1st: The output goes down dramatically if speed is reduced during the “power stroke”. This was discovered when the original belt would slip at times. It stood to reason that if speed decrease was detrimental, an increase could be very beneficial. Mechanical experimentation was performed very successfully by my friend and colleague Tokio using offset (eccentric) gear drives. When he added them to a PIE design (PIE 3.* series) great power was generated, and many components were destroyed by internal forces. Electrically changing speeds is quick and efficient!
2nd: Higher speeds are known to increase power output, but reducing the weight in order to achieve the high speeds was counterproductive. The SDC can momentarily increase the speed higher than necessary to maintain base RPM, simulating a higher speed without adding damaging high loads to the mechanism or increasing input power.
3rd: Adding speed only when required adds to the outward swinging motion of the weight and reducing that speed “could” increase the impact on the outer stop to increase power.
4th: This may me a stretch of my imagination… I believe that the combination of the guide and SDC acts upon the PIE similar to the “Inner Planet Trap” did in the Roy Thornson design. I have to think that instead of speeding up the RPM at the correct moment, Roy was “slowing down” the RPM at the beginning of the power stroke and allowing the RPM to rise in mid-power stroke.
5th: Keeping the electric motor speed low is important as it reduces the overall inertial flywheel effect, allowing faster RPM changes to the PIE’s main wheel (flexplate/flywheel).
Something that can be kept in mind for future experiments would be the utilization of a CNC (think Arduino, maybe) controlled stepper motor and servo system, perhaps with hall effect sensors for feedback, which would virtually eliminate all of the guides, micro switches, gears, and chains. Even the main wheel could just be a straight arm attached to a stepper motor.
Those innovations (if ever used at all) are definitely a long way off in the future, and for now we need to learn to walk before we can learn to run.
Because the PIE 2.0 was shelved without any disassembly and was kept in-tact from its last tests and demos, I decided it would be interesting to install the 24-volt electric motor and speed controller on it. It was really great to see the PIE 2.0 spring to life with a renewed vigor thanks to the powerful motor. But this was not the reason for upgrading the version number…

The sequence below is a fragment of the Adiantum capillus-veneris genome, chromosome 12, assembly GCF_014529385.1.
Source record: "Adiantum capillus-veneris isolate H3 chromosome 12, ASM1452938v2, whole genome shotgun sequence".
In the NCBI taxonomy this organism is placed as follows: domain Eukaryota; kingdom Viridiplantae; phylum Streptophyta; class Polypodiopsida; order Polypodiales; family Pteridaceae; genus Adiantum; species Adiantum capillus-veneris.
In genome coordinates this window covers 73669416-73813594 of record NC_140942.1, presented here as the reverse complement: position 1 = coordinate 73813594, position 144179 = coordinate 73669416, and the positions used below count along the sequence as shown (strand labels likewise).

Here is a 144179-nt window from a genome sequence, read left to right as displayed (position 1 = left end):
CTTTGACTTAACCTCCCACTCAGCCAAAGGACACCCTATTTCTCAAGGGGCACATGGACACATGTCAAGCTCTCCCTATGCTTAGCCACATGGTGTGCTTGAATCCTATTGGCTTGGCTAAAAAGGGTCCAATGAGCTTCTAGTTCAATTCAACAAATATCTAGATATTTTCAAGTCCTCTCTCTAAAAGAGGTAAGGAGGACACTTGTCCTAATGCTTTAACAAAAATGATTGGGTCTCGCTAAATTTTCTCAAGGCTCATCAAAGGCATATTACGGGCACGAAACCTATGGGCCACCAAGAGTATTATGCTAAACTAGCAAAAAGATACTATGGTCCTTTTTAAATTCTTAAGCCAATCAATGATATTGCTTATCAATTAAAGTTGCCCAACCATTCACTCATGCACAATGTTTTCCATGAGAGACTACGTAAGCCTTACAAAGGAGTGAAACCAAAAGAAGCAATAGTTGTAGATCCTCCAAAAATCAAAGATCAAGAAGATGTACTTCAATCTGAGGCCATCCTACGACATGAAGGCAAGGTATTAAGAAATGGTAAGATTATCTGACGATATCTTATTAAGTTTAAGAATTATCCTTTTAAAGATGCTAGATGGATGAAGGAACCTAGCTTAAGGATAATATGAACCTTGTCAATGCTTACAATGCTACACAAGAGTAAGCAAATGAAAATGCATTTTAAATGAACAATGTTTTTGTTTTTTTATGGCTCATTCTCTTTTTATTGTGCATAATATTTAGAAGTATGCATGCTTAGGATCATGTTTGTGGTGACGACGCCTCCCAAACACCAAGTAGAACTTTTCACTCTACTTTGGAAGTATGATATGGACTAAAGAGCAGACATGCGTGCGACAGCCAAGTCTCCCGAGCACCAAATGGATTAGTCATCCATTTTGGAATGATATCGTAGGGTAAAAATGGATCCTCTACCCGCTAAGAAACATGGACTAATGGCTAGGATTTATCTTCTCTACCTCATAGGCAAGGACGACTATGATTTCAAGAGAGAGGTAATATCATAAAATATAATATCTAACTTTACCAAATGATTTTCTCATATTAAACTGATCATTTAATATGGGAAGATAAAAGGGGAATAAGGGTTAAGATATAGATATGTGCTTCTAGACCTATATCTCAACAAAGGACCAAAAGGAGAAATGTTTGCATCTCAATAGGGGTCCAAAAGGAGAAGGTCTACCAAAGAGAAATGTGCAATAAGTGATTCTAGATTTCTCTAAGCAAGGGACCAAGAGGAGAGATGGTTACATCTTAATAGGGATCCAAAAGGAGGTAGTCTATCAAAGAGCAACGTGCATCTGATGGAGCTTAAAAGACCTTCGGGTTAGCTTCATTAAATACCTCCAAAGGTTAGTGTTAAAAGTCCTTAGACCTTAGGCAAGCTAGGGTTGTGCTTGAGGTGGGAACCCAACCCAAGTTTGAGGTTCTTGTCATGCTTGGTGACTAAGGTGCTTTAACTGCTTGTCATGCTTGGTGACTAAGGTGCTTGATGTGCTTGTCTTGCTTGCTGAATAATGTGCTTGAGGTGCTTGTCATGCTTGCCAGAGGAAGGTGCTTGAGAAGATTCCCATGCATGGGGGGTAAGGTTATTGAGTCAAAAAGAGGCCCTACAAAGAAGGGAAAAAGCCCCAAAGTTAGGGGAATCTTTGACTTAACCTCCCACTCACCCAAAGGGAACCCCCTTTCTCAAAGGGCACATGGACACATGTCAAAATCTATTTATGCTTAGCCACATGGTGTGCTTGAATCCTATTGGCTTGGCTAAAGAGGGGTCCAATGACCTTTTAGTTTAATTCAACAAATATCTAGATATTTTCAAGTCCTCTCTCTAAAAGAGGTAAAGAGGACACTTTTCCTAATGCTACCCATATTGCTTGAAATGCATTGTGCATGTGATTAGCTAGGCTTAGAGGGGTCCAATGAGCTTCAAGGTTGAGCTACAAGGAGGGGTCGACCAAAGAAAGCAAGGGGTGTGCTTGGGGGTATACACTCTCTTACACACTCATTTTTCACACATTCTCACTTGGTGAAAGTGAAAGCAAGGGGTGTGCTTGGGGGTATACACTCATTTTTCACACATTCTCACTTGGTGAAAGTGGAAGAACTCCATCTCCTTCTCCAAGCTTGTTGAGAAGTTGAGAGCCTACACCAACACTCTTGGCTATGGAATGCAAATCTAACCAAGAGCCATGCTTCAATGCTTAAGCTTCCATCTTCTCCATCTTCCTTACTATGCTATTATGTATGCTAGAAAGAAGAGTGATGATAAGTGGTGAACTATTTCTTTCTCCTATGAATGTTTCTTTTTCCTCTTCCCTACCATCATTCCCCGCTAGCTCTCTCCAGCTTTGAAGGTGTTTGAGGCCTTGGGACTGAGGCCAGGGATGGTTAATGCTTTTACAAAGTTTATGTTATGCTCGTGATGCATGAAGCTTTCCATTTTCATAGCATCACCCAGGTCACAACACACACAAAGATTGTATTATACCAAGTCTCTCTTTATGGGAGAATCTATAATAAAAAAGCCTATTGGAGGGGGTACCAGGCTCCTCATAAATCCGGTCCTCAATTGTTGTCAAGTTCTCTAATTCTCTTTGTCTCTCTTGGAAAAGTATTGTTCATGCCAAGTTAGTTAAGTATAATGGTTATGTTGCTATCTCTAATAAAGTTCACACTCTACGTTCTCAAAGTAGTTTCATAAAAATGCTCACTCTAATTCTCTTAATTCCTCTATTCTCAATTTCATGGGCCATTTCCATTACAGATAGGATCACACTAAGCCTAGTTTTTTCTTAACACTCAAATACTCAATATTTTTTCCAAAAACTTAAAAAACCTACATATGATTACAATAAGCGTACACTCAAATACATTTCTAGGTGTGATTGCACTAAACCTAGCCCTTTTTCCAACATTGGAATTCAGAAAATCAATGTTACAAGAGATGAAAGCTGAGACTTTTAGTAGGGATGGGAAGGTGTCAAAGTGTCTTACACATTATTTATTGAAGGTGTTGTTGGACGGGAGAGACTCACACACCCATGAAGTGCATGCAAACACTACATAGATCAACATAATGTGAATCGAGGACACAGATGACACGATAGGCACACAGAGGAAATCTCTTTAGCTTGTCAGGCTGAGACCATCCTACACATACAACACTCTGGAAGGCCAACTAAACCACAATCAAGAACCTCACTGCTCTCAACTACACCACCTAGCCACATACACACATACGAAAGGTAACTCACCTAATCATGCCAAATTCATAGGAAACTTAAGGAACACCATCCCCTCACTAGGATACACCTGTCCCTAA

Since the motor and speed controller was working so well (on 12v) it seemed natural to add the speed differential control (SDC) to it as well. I started with one actuator, so the PIE would get a speed boost for one half of the rotation which uses two weight pulses per revolution. This would tell me immediately several things. It would indicate if the SDC would be effective on another PIE (repeatability test) and if it would still work with an opposing weight approaching and entering the “neutral/reset” position.
Both results were 100% conclusive that the result was a definite increase in power output!
Next was to add a second actuator so the boost would be working with each half of the rotation. A second actuator of identical length (8 inches long) was installed 180 degrees away from the first actuator. Power output seemed very high but because I don’t have a force meter, I simply was not certain. The simple answer was to add a toggle switch in line with the SDC circuit to simply turn the SDC on or off while running the PIE.
Results of the dual actuator test was amazing! The base speed could be run from 0 to over 100 RPMs, and the action was the same as it was when running on the drill motor. At different speeds ranging from approximately 30 to 100 RPMs, the differential circuit was activated and deactivated at many different base speeds with very powerful results. Judging only by the amount the PIE was moving the bench I would estimate an approximate 50-75% power increase with the SDC active! THIS is the reason I am calling for the version increase from 2.0 to 2.1 on the older PIE.
As a side-note, the PIE 2.1 runs “smoother” with the SDC, and will probably last longer too!
It is now time to “ramp up” the experimental PIE 4.7 with a second weight, and maybe increasing the mass of the weight(s) to around 2kg. In order to do this mass increase, each weight will be using slightly more than 16 linear inches of 3/8”X2” steel along with the BBs, bushing, bolts and weight mounted guide.
As the PIE becomes more “refined”, the total monetary cost of each build increases along with the increase in output power, but when overall quality increases the cost will invariably increase as well.
Videos of the PIE 2.0 changing into a version 2.1 are available on my YouTube channel now, and will also be on BitChute very soon.